Janne Kristiansen, embattled chief of Norway’s police intelligence unit PST, resigned on the spot during the night, after making a major blunder at a public hearing on Wednesday: Kristiansen revealed classified information that Norway has intelligence agents working in Pakistan.
The intelligence gathering efforts in Pakistan, tied to anti-terrorism efforts, likely come as no surprise, but Kristiansen’s public declaration that they even exist is viewed as a violation of the vow of confidentiality that PST officials and staff are expected to uphold. No one is supposed to comment on intelligence gathering operations, either in or out of the country, not least because it can put the lives of those involved in danger.
Kristiansen, however, told a parliamentary committee investigating the response to last year’s terrorist attacks that “we have, via (the military intelligence gathering unit known) E-tjenesten in foreign service … representation in these countries you’re talking about,” which, given the committee’s questioning at the time, meant she was referring to Pakistan. Kristiansen earlier had said PST cooperated with the security and intelligence agencies in around 60 countries but had no “official cooperation” with Pakistan, and added that E-tjenesten “has representation, and we have a close cooperation with E-tjenesten.” She also said PST cooperated with a police liaison in Islamabad.
That was a serious mistake for an intelligence chief to make. Not only did she reveal information about overseas intelligence operations, but she spoke on behalf of the military unit more formally called Etterrettningstjeneste (Norwegian Intelligence Service, NIS), charged with carrying out top secret operations. Moreover, it’s tied to the Ministry of Defense, while the PST unit Kristiansen has headed for the past few years is under the Ministry of Justice. So political commentators on Thursday morning also noted that Kristiansen crossed ministerial lines.
One intelligence expert told Norwegian Broadcasting (NRK) that it was “rather shocking” for Kristiansen to speak as she did. “An individual in that position should know better,” he said, adding that her remarks “certainly could place people in danger.” He said Norwegian officials now must “assess the damage done, and how extensive it is.”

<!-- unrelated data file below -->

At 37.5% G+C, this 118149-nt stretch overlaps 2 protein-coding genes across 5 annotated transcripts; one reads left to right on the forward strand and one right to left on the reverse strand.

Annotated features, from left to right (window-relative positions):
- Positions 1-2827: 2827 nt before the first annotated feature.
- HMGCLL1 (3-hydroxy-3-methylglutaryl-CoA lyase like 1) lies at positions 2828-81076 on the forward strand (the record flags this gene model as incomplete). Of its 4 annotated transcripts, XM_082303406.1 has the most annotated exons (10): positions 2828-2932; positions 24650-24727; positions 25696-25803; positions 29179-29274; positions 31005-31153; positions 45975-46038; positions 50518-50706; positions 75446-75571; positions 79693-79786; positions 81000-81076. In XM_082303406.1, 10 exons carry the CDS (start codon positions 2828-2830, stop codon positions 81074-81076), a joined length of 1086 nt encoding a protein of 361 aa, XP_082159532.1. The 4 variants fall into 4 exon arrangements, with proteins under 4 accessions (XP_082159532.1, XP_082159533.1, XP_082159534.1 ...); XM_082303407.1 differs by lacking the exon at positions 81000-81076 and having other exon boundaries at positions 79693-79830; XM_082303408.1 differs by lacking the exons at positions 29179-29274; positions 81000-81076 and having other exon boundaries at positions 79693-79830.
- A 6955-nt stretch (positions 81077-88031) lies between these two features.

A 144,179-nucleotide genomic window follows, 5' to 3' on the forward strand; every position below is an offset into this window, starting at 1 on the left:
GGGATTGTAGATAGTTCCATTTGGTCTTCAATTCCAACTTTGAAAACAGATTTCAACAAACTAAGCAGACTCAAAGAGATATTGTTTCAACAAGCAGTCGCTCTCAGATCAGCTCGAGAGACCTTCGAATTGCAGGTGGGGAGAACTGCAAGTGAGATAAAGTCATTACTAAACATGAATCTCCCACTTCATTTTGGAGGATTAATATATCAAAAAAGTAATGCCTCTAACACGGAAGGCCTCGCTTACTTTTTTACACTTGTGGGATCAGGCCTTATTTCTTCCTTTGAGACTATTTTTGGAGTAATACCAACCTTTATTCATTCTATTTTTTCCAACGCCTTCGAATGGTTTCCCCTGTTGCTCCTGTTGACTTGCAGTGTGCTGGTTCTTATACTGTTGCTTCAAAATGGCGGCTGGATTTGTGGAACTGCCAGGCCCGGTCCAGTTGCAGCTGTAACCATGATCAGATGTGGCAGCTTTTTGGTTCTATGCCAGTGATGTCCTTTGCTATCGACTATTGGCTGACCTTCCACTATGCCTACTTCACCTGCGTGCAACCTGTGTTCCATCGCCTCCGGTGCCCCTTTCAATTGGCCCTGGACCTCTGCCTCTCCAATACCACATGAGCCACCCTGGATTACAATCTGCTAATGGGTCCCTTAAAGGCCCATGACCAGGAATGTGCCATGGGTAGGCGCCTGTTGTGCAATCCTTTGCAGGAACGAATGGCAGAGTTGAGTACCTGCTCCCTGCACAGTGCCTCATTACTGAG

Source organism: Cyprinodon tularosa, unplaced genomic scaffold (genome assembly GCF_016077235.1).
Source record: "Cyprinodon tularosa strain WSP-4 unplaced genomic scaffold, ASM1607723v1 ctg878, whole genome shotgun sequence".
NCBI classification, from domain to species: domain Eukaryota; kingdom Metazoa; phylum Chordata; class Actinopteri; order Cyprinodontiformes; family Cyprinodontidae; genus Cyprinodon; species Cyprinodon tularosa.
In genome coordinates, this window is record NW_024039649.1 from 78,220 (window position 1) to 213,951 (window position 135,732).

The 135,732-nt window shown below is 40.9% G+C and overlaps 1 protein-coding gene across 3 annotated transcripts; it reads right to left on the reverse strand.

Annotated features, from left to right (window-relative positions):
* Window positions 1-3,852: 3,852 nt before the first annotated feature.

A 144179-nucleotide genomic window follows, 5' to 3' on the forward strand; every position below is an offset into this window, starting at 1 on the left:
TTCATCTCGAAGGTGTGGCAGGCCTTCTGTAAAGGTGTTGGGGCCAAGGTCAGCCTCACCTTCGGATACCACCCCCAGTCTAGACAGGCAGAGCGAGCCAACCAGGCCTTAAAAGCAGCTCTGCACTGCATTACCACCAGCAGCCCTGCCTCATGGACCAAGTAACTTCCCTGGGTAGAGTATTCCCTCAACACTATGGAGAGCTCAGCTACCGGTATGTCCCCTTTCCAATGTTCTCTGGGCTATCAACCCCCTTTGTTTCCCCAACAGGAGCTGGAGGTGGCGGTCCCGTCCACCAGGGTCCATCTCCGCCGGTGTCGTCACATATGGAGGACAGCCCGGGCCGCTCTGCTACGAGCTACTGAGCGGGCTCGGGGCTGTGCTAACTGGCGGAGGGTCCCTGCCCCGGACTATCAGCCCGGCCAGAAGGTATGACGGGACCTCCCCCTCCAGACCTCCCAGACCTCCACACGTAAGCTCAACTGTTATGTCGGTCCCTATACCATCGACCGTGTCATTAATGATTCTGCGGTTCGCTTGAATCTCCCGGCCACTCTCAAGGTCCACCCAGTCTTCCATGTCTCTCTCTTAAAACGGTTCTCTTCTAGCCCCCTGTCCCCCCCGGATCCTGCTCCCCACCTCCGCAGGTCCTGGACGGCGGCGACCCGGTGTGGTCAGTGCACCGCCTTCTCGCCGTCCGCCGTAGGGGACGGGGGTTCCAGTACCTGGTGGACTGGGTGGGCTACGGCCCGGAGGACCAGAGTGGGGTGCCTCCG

Justice Minister Grete Faremo issued a brief press release shortly after midnight that gave few details of the incident, but stated that Kristiansen herself “had informed the justice minister that she was resigning her position” because “it’s been ascertained a possible violation of confidentiality through release of classified information.”
Faremo said she accepted the resignation and that Roger Berg, deputy leader of PST, was taking over as acting PST chief. The statement did go on to say that Kristiansen’s “possible violation” of confidentiality laws occurred “in connection with the hearing in Stortinget’s (the Parliament’s) special committee for the 22nd of July” when “Kristiansen formulated herself in a manner that can be considered a violation.”
“I want to stress that no violation of law has been established, but that this involves a possible violation,” Faremo stated in the press release. “I have nevertheless chosen to accept Kristiansen’s desire to resign.”
Kristiansen had been under pressure for months because of massive criticism over her response to the July 22 attacks and PST’s failure to act on tips about the confessed terrorist before he struck. She had claimed as last as last month that she had no intention of resigning, but had apologized for what she called “a lack of clarity” in comments she made about the attacks.
Several politicians including Progress Party leader Siv Jensen told Norwegian Broadcasting (NRK) Thursday morning that their confidence in Kristiansen already was “extremely thin.” Her oral blunder at the hearing on Wednesday tipped the balance, and if Kristiansen hadn’t resigned herself, they likely would have demanded she be fired.
Views and News from Norway/Nina Berglund
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